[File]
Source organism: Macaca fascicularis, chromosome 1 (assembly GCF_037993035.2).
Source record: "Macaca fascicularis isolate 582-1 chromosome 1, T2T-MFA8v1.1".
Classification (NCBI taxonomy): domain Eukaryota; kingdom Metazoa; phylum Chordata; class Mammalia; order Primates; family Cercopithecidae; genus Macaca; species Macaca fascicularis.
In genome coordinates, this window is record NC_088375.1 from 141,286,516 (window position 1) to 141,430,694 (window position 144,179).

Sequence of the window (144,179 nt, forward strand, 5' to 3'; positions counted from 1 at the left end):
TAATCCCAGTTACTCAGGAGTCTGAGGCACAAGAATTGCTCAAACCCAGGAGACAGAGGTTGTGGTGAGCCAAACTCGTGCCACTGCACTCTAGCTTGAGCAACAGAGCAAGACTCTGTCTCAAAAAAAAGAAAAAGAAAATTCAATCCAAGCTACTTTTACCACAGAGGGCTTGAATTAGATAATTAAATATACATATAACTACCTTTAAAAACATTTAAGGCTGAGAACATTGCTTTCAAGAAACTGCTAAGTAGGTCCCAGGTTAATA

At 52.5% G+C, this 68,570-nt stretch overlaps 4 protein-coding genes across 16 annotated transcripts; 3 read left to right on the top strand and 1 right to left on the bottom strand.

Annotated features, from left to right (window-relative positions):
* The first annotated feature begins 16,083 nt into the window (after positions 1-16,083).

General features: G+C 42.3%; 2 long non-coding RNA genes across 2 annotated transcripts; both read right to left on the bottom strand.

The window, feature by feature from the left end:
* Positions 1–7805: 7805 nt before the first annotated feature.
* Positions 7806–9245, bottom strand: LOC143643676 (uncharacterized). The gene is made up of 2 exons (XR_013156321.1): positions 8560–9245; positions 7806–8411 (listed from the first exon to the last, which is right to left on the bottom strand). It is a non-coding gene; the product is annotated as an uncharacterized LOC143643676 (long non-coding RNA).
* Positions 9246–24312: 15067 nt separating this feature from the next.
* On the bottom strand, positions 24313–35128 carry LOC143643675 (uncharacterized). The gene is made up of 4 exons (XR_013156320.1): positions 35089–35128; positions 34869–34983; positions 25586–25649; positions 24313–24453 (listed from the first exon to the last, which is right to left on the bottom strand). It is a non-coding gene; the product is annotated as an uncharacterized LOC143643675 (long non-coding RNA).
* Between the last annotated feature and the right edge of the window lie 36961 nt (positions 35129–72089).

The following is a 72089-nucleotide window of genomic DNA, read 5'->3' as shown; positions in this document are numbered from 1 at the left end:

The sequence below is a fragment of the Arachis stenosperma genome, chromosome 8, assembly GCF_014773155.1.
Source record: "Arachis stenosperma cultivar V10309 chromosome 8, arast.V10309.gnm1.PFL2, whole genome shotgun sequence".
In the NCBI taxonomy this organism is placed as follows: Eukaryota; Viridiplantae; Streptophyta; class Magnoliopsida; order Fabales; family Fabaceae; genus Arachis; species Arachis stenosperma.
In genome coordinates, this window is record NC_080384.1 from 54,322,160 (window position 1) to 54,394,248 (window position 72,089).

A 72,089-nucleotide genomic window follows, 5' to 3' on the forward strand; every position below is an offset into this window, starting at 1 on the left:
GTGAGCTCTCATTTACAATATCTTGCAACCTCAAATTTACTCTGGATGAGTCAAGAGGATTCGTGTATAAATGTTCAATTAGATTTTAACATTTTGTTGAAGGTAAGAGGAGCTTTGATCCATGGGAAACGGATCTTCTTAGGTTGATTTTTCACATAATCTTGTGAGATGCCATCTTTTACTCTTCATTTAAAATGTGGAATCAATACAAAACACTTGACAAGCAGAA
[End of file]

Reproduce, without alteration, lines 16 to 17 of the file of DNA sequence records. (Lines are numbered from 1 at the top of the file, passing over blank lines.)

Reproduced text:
* Between the last annotated feature and the right edge of the window lie 36961 nt (positions 35129–72089).

The following is a 72089-nucleotide window of genomic DNA, read 5'->3' as shown; positions in this document are numbered from 1 at the left end: